Salah Naoura was born in West Berlin in 1964, the son of a Syrian father and a German mother, and grew up in Berlin and Eschborn. He studied German and Scandinavian Studies and, after graduating, moved to Hamburg, where he worked as an editor in a publishing company for children’s books. Since 1995, he has worked as a freelance translator and author of children’s books.
So far, he has translated more than 30 books for children and young adults into German. Salah Naoura’s greatest success is his children’s novel »Matti und Sami und die drei größten Fehler des Universums« (2011, tr.: Matti and Sami and the three biggest mistakes in the universe), which was extremely well received by critics. Naoura tells the tale of 11-year-old Matti, who dreams of a family holiday in his Finnish father’s home country, and, thanks to a lie, manages to make his dream come true. The »FAZ« called it a »modern picaresque novel […] that, with its Pippi Longstocking-inspired ›I make the world they way I want it‹, is a lot of fun, especially with the author’s ability to discover flashes of insight even in the most bizarrely humorous moments«. Despite its light tone, the novel does not shy away from weightier aspects of life. Melancholy nuances and poetic passages interchange with comedy in »Matti und Sami« to tell the story primarily of children whose lies put their regularly overchallenged parents in difficult situations. Anton and his Indian adoptive brother Dilip have similar experiences in »Dilip und der Urknall und was danach bei uns geschah« (2012, tr.: Dilip and the Big Bang, and what happened to us next). In this book, Naoura manages to create various lovingly drawn characters and to insist with situational comedy and sharp wit that both children and parents can and should stand by their strengths and weaknesses. Salah Naoura is often called a »master of warmhearted comedy«, which hardly does his work justice; in his books, tragedy and comedy are two sides of the same coin and he is sincerely interested in children and their problems, worries, and wishes. Naoura’s precise feeling for the most absurd situations is impressive. In »STAR« (2013), his »first children’s novel for boys and girls aged 11 and up«, a story about sudden fame and its shadow side, he also uses a breakneck, comic style to show how the protagonist liberates himself from the mess.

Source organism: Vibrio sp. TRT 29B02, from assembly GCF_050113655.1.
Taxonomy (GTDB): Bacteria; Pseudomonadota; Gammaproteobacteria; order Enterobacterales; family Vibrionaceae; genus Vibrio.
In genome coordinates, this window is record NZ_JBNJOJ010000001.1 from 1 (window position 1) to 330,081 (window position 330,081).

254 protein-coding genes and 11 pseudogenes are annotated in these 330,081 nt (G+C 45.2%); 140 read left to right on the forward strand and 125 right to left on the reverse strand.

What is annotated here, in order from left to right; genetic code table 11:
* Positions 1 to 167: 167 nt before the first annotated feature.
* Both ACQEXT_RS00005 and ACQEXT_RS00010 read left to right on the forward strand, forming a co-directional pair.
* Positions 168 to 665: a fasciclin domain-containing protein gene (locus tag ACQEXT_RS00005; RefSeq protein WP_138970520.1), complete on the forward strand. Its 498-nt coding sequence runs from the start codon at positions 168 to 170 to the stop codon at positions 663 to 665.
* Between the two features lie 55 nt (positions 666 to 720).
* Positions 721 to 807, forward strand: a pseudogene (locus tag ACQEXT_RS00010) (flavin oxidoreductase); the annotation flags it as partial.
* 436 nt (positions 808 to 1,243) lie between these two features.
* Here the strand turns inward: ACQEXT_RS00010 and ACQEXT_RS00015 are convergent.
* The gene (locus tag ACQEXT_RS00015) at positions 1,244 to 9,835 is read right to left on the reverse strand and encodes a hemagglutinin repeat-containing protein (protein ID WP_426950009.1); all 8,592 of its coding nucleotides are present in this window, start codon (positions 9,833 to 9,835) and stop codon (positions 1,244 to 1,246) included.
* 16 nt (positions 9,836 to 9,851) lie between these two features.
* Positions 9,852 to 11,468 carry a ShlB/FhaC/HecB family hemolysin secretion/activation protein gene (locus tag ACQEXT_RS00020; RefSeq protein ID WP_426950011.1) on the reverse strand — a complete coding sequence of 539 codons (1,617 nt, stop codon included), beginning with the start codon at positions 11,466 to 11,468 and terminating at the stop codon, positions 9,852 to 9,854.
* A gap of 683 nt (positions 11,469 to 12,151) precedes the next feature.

Naoura has won several prizes for his translations and novels, including the Peter Härtling Prize (2011), the Lynx of the Year (2011), the German Children’s Literature Award for his translation, »Das unvergessene Mantel« (2012) of Frank Cottrell Boyce’s novel »The Unforgotten Coat« (2011), and in 2014 the Leipzig Reading Compass for his children’s book »Hilfe! Ich will hier raus!« (2014; tr. Help! I want out!), whose sequel »Hilfe! Oma kommt zurück!« (tr. Help! Grandma’s coming back!) came out a year later. Salah Naoura lives in Berlin.